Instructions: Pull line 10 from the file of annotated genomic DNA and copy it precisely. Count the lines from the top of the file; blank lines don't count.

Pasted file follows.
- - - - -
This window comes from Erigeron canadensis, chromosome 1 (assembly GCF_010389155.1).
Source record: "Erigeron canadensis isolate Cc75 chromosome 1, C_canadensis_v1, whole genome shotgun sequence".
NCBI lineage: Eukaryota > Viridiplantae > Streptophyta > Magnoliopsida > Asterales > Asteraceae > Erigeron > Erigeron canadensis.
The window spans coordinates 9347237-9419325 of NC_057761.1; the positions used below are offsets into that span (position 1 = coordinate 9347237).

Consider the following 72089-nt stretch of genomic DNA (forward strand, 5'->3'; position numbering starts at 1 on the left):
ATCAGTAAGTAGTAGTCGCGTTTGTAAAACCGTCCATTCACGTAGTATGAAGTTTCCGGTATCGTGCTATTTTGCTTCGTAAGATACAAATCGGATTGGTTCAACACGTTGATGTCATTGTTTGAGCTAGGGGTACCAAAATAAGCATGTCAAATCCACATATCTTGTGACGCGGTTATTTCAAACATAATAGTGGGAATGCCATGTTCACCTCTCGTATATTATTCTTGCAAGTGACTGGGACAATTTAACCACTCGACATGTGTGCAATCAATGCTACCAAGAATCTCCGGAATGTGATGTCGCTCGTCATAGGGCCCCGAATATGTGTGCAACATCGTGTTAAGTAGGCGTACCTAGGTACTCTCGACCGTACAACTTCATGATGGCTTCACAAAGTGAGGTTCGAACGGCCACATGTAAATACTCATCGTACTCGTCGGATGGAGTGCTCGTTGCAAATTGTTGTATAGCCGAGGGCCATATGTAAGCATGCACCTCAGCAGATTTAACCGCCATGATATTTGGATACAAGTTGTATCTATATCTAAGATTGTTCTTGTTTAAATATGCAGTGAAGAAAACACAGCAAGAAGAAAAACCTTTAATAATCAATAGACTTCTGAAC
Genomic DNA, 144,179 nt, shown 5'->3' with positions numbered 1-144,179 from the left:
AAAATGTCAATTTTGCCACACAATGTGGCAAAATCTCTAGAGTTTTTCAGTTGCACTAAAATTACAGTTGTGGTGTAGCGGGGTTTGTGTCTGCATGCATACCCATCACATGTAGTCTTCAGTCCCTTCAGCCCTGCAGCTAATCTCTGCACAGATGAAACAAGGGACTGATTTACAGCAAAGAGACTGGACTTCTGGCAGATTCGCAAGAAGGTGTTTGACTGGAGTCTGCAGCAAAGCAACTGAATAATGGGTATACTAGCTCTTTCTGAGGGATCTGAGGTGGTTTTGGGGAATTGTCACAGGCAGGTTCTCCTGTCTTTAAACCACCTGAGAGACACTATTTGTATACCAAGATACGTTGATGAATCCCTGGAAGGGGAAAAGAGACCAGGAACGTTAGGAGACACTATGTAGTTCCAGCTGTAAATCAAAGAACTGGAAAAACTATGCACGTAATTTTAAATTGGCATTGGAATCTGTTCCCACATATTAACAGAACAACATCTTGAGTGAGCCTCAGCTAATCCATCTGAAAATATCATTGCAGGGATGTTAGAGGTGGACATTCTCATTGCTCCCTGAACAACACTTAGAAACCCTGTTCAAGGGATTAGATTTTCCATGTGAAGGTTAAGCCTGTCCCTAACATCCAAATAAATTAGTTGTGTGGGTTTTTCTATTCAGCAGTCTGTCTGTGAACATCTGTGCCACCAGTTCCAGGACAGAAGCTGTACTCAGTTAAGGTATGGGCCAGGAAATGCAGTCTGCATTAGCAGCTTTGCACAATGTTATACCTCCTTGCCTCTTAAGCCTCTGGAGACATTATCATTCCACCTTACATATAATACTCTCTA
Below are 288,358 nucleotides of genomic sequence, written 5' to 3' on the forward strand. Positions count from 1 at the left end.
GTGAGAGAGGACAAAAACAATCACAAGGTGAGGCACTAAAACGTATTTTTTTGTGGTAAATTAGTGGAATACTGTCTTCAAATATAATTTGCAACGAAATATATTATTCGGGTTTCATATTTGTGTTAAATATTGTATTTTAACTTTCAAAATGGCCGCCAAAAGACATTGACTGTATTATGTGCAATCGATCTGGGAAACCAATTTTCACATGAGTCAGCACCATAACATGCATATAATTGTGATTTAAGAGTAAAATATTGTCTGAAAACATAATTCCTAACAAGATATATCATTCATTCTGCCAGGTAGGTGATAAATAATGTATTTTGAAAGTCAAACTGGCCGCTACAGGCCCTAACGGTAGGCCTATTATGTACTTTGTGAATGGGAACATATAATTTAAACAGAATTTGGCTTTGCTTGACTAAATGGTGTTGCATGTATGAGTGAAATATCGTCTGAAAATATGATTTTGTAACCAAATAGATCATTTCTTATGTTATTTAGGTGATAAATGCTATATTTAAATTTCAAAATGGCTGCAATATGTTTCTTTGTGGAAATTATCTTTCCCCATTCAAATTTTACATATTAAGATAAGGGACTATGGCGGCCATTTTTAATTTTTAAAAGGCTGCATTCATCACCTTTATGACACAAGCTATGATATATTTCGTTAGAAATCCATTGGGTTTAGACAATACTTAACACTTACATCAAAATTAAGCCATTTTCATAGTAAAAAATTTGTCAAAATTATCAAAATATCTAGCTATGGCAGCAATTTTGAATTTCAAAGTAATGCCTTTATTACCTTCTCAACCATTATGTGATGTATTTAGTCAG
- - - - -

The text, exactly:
GTGAGAGAGGACAAAAACAATCACAAGGTGAGGCACTAAAACGTATTTTTTTGTGGTAAATTAGTGGAATACTGTCTTCAAATATAATTTGCAACGAAATATATTATTCGGGTTTCATATTTGTGTTAAATATTGTATTTTAACTTTCAAAATGGCCGCCAAAAGACATTGACTGTATTATGTGCAATCGATCTGGGAAACCAATTTTCACATGAGTCAGCACCATAACATGCATATAATTGTGATTTAAGAGTAAAATATTGTCTGAAAACATAATTCCTAACAAGATATATCATTCATTCTGCCAGGTAGGTGATAAATAATGTATTTTGAAAGTCAAACTGGCCGCTACAGGCCCTAACGGTAGGCCTATTATGTACTTTGTGAATGGGAACATATAATTTAAACAGAATTTGGCTTTGCTTGACTAAATGGTGTTGCATGTATGAGTGAAATATCGTCTGAAAATATGATTTTGTAACCAAATAGATCATTTCTTATGTTATTTAGGTGATAAATGCTATATTTAAATTTCAAAATGGCTGCAATATGTTTCTTTGTGGAAATTATCTTTCCCCATTCAAATTTTACATATTAAGATAAGGGACTATGGCGGCCATTTTTAATTTTTAAAAGGCTGCATTCATCACCTTTATGACACAAGCTATGATATATTTCGTTAGAAATCCATTGGGTTTAGACAATACTTAACACTTACATCAAAATTAAGCCATTTTCATAGTAAAAAATTTGTCAAAATTATCAAAATATCTAGCTATGGCAGCAATTTTGAATTTCAAAGTAATGCCTTTATTACCTTCTCAACCATTATGTGATGTATTTAGTCAG